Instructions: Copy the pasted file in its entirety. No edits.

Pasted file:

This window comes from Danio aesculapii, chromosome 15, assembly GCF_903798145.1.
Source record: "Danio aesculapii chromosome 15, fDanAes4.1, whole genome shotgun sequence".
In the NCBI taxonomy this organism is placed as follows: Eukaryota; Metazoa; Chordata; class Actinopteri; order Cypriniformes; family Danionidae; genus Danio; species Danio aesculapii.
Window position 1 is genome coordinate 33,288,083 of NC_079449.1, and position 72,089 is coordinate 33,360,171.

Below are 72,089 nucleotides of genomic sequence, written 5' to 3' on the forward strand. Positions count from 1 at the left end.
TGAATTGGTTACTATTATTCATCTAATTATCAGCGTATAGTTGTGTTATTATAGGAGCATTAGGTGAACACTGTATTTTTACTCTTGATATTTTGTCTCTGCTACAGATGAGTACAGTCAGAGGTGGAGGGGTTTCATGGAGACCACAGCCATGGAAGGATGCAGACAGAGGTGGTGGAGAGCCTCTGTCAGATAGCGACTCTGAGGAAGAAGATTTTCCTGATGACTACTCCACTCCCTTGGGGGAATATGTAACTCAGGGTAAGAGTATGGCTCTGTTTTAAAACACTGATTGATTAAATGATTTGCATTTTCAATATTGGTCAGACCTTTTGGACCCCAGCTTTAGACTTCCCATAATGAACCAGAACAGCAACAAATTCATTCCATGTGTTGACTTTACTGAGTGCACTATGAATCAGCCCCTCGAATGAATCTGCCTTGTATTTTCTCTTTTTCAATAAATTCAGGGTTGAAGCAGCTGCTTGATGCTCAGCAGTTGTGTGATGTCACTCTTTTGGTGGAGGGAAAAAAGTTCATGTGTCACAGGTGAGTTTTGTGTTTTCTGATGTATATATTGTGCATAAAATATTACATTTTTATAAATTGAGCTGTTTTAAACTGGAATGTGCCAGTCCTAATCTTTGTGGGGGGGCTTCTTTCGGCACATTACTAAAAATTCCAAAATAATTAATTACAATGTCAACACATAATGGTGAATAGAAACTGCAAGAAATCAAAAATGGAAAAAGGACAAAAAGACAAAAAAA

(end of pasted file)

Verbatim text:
This window comes from Danio aesculapii, chromosome 15, assembly GCF_903798145.1.
Source record: "Danio aesculapii chromosome 15, fDanAes4.1, whole genome shotgun sequence".
In the NCBI taxonomy this organism is placed as follows: Eukaryota; Metazoa; Chordata; class Actinopteri; order Cypriniformes; family Danionidae; genus Danio; species Danio aesculapii.
Window position 1 is genome coordinate 33,288,083 of NC_079449.1, and position 72,089 is coordinate 33,360,171.

Below are 72,089 nucleotides of genomic sequence, written 5' to 3' on the forward strand. Positions count from 1 at the left end.
TGAATTGGTTACTATTATTCATCTAATTATCAGCGTATAGTTGTGTTATTATAGGAGCATTAGGTGAACACTGTATTTTTACTCTTGATATTTTGTCTCTGCTACAGATGAGTACAGTCAGAGGTGGAGGGGTTTCATGGAGACCACAGCCATGGAAGGATGCAGACAGAGGTGGTGGAGAGCCTCTGTCAGATAGCGACTCTGAGGAAGAAGATTTTCCTGATGACTACTCCACTCCCTTGGGGGAATATGTAACTCAGGGTAAGAGTATGGCTCTGTTTTAAAACACTGATTGATTAAATGATTTGCATTTTCAATATTGGTCAGACCTTTTGGACCCCAGCTTTAGACTTCCCATAATGAACCAGAACAGCAACAAATTCATTCCATGTGTTGACTTTACTGAGTGCACTATGAATCAGCCCCTCGAATGAATCTGCCTTGTATTTTCTCTTTTTCAATAAATTCAGGGTTGAAGCAGCTGCTTGATGCTCAGCAGTTGTGTGATGTCACTCTTTTGGTGGAGGGAAAAAAGTTCATGTGTCACAGGTGAGTTTTGTGTTTTCTGATGTATATATTGTGCATAAAATATTACATTTTTATAAATTGAGCTGTTTTAAACTGGAATGTGCCAGTCCTAATCTTTGTGGGGGGGCTTCTTTCGGCACATTACTAAAAATTCCAAAATAATTAATTACAATGTCAACACATAATGGTGAATAGAAACTGCAAGAAATCAAAAATGGAAAAAGGACAAAAAGACAAAAAAA